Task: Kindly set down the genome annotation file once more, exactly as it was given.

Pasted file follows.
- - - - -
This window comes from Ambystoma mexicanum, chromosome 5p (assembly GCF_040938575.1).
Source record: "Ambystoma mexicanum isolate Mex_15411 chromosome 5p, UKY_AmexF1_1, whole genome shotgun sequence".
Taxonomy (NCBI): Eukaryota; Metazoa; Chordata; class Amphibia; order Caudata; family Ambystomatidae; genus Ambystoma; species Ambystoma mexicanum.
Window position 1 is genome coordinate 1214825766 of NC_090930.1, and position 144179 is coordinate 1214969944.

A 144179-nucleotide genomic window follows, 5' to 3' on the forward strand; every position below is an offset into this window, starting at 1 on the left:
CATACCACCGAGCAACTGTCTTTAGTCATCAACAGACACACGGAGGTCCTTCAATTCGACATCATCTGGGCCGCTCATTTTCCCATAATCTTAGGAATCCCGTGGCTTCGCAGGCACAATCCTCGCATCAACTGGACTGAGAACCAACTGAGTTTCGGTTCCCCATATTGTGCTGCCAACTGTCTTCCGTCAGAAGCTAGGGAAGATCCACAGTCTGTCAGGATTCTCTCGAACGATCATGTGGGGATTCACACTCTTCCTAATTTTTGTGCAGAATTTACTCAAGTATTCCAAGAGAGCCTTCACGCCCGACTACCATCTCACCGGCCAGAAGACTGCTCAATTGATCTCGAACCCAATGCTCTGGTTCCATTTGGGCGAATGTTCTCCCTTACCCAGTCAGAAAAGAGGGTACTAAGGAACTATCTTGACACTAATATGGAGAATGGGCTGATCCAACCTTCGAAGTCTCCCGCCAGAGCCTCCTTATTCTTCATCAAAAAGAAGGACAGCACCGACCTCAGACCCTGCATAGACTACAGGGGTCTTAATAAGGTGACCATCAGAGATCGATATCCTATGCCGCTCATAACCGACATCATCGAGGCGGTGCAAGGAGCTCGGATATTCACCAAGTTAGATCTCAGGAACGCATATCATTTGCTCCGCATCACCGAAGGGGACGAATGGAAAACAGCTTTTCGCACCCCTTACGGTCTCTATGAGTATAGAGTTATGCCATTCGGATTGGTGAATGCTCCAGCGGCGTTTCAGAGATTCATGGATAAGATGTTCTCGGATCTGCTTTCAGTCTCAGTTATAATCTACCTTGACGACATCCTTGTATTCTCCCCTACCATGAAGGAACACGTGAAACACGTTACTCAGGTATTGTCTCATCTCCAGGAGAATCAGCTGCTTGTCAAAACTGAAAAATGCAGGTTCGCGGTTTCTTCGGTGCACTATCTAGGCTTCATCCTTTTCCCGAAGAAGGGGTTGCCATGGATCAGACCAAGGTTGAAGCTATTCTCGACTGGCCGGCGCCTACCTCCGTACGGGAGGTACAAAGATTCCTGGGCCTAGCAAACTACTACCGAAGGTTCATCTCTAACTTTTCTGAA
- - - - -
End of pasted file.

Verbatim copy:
This window comes from Ambystoma mexicanum, chromosome 5p (assembly GCF_040938575.1).
Source record: "Ambystoma mexicanum isolate Mex_15411 chromosome 5p, UKY_AmexF1_1, whole genome shotgun sequence".
Taxonomy (NCBI): Eukaryota; Metazoa; Chordata; class Amphibia; order Caudata; family Ambystomatidae; genus Ambystoma; species Ambystoma mexicanum.
Window position 1 is genome coordinate 1214825766 of NC_090930.1, and position 144179 is coordinate 1214969944.

A 144179-nucleotide genomic window follows, 5' to 3' on the forward strand; every position below is an offset into this window, starting at 1 on the left:
CATACCACCGAGCAACTGTCTTTAGTCATCAACAGACACACGGAGGTCCTTCAATTCGACATCATCTGGGCCGCTCATTTTCCCATAATCTTAGGAATCCCGTGGCTTCGCAGGCACAATCCTCGCATCAACTGGACTGAGAACCAACTGAGTTTCGGTTCCCCATATTGTGCTGCCAACTGTCTTCCGTCAGAAGCTAGGGAAGATCCACAGTCTGTCAGGATTCTCTCGAACGATCATGTGGGGATTCACACTCTTCCTAATTTTTGTGCAGAATTTACTCAAGTATTCCAAGAGAGCCTTCACGCCCGACTACCATCTCACCGGCCAGAAGACTGCTCAATTGATCTCGAACCCAATGCTCTGGTTCCATTTGGGCGAATGTTCTCCCTTACCCAGTCAGAAAAGAGGGTACTAAGGAACTATCTTGACACTAATATGGAGAATGGGCTGATCCAACCTTCGAAGTCTCCCGCCAGAGCCTCCTTATTCTTCATCAAAAAGAAGGACAGCACCGACCTCAGACCCTGCATAGACTACAGGGGTCTTAATAAGGTGACCATCAGAGATCGATATCCTATGCCGCTCATAACCGACATCATCGAGGCGGTGCAAGGAGCTCGGATATTCACCAAGTTAGATCTCAGGAACGCATATCATTTGCTCCGCATCACCGAAGGGGACGAATGGAAAACAGCTTTTCGCACCCCTTACGGTCTCTATGAGTATAGAGTTATGCCATTCGGATTGGTGAATGCTCCAGCGGCGTTTCAGAGATTCATGGATAAGATGTTCTCGGATCTGCTTTCAGTCTCAGTTATAATCTACCTTGACGACATCCTTGTATTCTCCCCTACCATGAAGGAACACGTGAAACACGTTACTCAGGTATTGTCTCATCTCCAGGAGAATCAGCTGCTTGTCAAAACTGAAAAATGCAGGTTCGCGGTTTCTTCGGTGCACTATCTAGGCTTCATCCTTTTCCCGAAGAAGGGGTTGCCATGGATCAGACCAAGGTTGAAGCTATTCTCGACTGGCCGGCGCCTACCTCCGTACGGGAGGTACAAAGATTCCTGGGCCTAGCAAACTACTACCGAAGGTTCATCTCTAACTTTTCTGAA